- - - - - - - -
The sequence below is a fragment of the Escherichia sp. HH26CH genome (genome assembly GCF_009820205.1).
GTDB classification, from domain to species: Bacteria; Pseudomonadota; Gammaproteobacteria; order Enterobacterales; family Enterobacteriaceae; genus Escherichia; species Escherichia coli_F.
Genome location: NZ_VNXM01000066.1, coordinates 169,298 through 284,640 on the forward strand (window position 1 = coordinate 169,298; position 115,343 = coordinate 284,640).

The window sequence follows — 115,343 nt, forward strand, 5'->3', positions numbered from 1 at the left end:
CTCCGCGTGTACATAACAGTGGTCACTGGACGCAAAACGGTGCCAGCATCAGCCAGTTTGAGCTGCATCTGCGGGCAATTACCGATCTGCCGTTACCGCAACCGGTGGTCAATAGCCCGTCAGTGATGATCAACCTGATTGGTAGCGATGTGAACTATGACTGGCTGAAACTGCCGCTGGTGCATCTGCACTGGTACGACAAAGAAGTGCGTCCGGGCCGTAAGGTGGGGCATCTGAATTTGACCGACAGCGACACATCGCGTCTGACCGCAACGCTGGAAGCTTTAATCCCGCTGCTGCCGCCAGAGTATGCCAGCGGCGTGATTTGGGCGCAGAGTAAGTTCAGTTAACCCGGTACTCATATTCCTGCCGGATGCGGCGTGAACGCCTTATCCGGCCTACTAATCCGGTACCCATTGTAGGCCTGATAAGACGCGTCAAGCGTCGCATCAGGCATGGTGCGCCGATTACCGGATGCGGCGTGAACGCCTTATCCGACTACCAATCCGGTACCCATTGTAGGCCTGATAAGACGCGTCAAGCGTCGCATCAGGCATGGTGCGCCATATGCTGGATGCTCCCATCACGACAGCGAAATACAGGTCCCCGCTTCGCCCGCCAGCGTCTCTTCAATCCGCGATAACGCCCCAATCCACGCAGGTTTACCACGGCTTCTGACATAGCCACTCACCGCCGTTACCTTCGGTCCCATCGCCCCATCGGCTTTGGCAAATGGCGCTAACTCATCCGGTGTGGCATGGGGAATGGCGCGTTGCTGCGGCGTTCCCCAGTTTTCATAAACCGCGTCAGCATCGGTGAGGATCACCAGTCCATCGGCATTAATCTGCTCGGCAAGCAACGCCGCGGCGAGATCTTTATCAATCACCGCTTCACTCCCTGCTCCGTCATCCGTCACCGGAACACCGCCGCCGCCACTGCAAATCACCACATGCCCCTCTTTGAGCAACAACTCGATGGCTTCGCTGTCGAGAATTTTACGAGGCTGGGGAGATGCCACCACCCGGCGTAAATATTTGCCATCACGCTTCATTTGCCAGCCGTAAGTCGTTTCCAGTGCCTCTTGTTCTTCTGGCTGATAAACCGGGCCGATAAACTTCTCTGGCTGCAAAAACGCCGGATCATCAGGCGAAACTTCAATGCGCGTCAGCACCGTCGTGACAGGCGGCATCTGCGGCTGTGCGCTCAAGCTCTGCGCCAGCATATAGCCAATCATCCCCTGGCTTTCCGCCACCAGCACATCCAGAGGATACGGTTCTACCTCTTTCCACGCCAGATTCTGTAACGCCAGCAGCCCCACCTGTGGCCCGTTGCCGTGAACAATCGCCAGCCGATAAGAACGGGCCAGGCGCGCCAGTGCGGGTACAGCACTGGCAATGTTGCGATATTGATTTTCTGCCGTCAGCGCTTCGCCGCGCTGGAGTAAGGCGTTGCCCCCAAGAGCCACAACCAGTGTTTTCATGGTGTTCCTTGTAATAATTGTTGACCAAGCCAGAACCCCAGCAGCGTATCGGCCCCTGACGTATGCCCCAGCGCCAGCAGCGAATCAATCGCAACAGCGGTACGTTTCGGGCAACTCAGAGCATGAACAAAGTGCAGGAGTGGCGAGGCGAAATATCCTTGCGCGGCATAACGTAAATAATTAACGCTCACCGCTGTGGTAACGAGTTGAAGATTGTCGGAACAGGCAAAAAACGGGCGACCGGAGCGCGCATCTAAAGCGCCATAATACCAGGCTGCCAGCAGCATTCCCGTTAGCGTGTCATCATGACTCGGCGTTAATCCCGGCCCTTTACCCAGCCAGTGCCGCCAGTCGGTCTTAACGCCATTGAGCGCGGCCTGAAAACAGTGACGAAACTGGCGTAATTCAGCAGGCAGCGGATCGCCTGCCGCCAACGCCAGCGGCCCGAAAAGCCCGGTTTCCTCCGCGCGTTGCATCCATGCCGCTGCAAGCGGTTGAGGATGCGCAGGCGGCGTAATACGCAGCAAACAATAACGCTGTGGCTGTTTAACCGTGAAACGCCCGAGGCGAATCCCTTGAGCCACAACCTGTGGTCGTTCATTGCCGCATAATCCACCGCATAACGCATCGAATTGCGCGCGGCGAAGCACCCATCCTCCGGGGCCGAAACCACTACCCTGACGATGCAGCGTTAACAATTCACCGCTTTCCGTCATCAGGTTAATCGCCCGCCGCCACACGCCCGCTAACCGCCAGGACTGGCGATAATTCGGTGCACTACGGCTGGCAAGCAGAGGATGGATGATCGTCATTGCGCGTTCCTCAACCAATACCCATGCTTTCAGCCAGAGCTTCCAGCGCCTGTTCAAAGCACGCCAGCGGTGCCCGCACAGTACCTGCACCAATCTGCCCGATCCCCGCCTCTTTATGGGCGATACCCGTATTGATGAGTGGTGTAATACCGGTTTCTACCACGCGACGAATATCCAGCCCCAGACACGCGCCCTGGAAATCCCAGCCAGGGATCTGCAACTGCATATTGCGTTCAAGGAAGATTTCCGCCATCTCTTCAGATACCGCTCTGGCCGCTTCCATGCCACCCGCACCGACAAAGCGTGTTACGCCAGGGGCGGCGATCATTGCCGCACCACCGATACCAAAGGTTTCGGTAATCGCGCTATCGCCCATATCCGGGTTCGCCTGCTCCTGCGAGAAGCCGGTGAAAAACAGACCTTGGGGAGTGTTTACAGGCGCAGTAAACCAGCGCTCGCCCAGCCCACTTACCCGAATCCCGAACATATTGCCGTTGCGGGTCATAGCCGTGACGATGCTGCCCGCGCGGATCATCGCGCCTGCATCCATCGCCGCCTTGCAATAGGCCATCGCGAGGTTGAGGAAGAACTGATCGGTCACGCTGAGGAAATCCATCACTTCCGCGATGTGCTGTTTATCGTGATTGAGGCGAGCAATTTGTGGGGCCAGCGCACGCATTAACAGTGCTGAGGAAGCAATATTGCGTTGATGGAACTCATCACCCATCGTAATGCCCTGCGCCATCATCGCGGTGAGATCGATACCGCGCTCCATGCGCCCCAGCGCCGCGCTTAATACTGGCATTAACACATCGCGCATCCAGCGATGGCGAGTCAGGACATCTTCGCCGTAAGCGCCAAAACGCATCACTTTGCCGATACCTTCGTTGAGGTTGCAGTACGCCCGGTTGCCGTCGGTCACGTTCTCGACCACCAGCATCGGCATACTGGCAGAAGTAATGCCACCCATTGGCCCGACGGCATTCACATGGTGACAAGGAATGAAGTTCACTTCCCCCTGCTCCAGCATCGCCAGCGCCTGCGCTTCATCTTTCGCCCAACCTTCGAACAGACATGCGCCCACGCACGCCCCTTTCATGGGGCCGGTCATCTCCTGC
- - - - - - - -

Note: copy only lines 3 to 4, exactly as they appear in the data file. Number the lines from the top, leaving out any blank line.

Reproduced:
Genome location: NZ_VNXM01000066.1, coordinates 169,298 through 284,640 on the forward strand (window position 1 = coordinate 169,298; position 115,343 = coordinate 284,640).

The window sequence follows — 115,343 nt, forward strand, 5'->3', positions numbered from 1 at the left end: